Edited by Ari
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  • 3 weeks later...


Christopher eyed the three as they answered differently, albeit in unison. 



He told the man.

“Client confidentiality is a given in my line of work.”


He listened as Harold Jr filled him in on their father’s decent into the occult. The mention of a cult peaked his curiosity. Cults should never be taken lightly, especially if what his client was insinuating was true. He thought the name sounded familiar as he nodded solemnly, noting the names of the remaining rivals on his notepad. He’d have to look deeper into ‘the Light’ when he had a chance.


Taking a moment he closes his eyes, exhales silently and opens his eyes again to regard each of them. In turn he uses the moment to open his awareness to the magic around him. He looks at each of the siblings in turn in search of any magic on, or in, them.

“Are any of you members of ‘the Light’?”

He asked flatly, it wouldn’t effect the case much he thought, but it might be good to know. He only nods in response to their answers, writing in his notes.


“Well, I think I should check the scene. You may go about your business, I’d like to look around on my own. If I have any questions I’m sure I can find one of you.”

He gives the trio a practiced, professional smile.

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When seen through the light fantastic patches, shreds and stains of old magic flickered into being all over the office. The panic room seethed like a dying furnace, and only the knife shone with the gleam of a spell that was not fading away. A particular sort, withering and shriveling rapidly to nothing, was around Hagar, Harold and Hildegard...and around Christopher himself. A kind of thin, spectral green feelers and tendrils bleeding out into so much Phoros fire.


All three of Harold Hitspike's children shook their heads vigorously at the question, and were only too happy to take their leave. Harold Jr. lent his brother his long coat and vanished quickly into the dark hallways outside, and Hildegard wished Christopher a fervent "Good luck, Mr. Daye!" before she too hurried off with clacking steps, the door closing silent and automatically after her.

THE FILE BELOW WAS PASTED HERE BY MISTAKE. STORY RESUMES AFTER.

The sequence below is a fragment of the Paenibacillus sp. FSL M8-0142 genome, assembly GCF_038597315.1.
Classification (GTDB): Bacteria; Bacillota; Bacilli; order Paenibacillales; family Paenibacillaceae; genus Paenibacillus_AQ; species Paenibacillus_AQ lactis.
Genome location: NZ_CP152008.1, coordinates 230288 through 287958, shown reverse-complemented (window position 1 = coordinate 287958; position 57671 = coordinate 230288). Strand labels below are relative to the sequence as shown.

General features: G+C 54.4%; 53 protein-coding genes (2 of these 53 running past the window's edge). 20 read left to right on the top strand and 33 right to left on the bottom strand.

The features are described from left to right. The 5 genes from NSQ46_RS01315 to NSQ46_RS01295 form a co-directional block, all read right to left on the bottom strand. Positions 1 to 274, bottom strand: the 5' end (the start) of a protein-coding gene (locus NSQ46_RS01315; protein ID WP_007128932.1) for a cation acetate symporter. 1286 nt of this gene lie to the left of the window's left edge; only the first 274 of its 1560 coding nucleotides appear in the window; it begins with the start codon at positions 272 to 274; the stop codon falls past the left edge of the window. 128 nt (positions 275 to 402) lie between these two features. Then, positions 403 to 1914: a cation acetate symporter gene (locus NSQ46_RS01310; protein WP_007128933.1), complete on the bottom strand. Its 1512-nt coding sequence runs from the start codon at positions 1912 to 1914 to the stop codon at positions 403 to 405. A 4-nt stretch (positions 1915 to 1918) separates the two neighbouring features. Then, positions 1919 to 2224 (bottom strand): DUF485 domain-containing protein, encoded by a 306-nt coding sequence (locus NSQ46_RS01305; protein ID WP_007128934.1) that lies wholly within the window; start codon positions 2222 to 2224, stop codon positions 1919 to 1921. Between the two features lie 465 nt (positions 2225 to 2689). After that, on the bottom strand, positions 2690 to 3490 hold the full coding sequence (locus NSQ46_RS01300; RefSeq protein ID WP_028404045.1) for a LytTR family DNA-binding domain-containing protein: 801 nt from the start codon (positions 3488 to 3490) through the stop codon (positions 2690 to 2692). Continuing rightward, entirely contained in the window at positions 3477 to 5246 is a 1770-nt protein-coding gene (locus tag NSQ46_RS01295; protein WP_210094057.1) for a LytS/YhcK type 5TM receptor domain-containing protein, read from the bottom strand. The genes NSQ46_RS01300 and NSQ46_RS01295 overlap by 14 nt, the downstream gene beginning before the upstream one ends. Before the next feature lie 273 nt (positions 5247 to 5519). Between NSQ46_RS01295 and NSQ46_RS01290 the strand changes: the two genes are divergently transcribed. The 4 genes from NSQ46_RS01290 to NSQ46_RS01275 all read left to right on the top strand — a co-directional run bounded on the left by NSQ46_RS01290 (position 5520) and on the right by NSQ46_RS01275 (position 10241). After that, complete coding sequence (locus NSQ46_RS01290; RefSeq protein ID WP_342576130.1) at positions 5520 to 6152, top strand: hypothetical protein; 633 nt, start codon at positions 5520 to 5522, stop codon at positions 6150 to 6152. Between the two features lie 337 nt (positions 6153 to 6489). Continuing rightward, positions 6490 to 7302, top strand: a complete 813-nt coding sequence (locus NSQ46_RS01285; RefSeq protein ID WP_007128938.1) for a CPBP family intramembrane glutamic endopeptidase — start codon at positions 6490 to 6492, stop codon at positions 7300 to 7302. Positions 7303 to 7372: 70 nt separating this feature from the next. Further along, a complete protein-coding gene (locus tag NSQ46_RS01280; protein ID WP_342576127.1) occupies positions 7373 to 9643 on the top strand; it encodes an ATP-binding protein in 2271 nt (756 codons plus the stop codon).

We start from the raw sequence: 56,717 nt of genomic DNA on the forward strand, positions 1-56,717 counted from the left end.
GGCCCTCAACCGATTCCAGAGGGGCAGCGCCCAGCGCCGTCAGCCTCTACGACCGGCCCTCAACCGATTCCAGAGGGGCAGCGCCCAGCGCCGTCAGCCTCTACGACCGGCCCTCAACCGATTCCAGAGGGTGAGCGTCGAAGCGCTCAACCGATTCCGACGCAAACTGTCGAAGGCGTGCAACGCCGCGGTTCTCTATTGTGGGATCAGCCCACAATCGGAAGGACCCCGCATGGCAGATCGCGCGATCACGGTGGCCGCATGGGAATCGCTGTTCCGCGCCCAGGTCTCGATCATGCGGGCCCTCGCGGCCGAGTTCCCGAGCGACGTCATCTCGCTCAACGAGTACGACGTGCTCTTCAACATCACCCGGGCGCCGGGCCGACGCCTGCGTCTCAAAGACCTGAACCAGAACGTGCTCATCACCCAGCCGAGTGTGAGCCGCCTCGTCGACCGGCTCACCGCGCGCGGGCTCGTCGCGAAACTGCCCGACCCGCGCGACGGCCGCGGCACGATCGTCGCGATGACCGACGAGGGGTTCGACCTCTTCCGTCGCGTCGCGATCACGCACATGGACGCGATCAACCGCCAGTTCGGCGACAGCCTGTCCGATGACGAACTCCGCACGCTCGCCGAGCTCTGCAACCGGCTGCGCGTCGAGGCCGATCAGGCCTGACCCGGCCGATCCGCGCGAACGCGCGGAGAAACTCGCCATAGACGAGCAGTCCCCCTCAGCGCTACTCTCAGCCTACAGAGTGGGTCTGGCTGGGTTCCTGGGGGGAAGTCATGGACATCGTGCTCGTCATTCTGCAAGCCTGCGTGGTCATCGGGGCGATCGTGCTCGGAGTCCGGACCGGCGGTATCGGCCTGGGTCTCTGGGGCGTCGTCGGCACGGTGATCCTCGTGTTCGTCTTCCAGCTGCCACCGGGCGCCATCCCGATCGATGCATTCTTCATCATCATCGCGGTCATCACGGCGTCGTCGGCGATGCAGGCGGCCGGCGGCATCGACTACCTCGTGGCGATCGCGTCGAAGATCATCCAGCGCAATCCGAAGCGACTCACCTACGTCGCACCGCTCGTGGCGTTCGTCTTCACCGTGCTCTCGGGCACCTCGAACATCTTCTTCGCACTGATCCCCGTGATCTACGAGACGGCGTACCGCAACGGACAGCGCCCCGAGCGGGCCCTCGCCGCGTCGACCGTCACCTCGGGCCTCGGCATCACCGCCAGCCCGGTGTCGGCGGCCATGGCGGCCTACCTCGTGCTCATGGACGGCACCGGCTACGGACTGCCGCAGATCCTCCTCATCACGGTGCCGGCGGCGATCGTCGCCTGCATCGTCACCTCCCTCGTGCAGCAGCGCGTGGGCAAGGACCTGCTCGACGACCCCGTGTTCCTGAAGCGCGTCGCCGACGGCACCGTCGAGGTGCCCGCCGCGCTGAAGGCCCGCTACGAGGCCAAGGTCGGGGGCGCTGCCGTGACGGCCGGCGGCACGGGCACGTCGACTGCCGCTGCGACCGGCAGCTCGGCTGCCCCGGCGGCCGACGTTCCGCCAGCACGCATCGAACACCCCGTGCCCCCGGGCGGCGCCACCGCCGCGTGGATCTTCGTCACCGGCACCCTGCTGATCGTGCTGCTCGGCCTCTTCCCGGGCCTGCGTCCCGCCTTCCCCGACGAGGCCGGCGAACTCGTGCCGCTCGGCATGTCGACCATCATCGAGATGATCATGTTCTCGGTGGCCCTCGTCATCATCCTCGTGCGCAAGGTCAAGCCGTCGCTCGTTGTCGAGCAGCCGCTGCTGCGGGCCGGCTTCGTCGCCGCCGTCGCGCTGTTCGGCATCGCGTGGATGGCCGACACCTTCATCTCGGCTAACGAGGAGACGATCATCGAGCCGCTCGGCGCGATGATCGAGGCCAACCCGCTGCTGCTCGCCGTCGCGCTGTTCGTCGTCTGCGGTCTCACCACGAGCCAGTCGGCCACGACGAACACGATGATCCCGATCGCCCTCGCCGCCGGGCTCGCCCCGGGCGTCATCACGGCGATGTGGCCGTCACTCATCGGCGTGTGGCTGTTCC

On closer attention, the circle around the scorched skeleton was all too easily deciphered:



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  • 2 weeks later...



Christopher had given Miss Hildegard a friendly smile and thanked her before the door closed. He smile vanished as he turned his attention to the crime scene again. He noted the green tendrils that seemed to cling to himself and the others with some curiosity, but it didn’t seem harmful yet. He disregarded the fading threads of other old magic around the room and approached the circle. He studied the knife for a moment then turned his attention to the circle itself.

As he read the inscription he slowly nodded to himself. Pulling a piece of chalk from his pocket he moved slowly around the circle tracing a second circle around the first. At set intervals he marked down runes to create the base for a containment spell if he needed it.

As far as he could recall the Light had gone silent after several deaths overseas last year. Some cases baring similar M.O.’s had cropped up, but many thought them mere copycat crimes. Christopher wasn’t sure himself but if they were as zealous as the rumors hinted at he hoped it was just copycats.


As he stood, he surveyed the room again and went over what the trio had told him. His initial impression was another copycat. Perhaps one of the surviving rivals attempting to dissuade others. The circle possibly triggered on Mr. Hitspike’s death as part of a standing deal with a demon. If it was legitimate, it would account for the language of the circle and the only lingering smell of brimstone. Hellfire was troublesome to control if not born to it, he knew this first hand.

As he thought on it, if Mr. Hitspike had in fact been a part of the Light it didn’t seem within their motives to target only rivals. Maybe someone within the ‘cult’ took exception to his choice of targets. Seeing it as using them for personal gain.


Of course this was all theory and speculation at this point. He had no eye witnesses on hand, a hasty circle of seeming demonic origin, a possible murder cult, and a dagger still holding a strong magical aura. 


Crouching again, he pulled out a handkerchief and carefully reached out to the knife. Watching it with his awareness he first tentatively tapped the hilt with the cloth, then taking a deep breath he carefully gripped the hilt and withdraw the blade. Holding it in the stained white fabric he took a closer look at it. If he wanted to know exactly what enchantment the weapon held he’d have to take it back to his workshop for a precise divination. But on the fly here he’d have to accept less accuracy and details. His other hand found the chalk in his pocket again and he weighted the idea of trying a quick spell.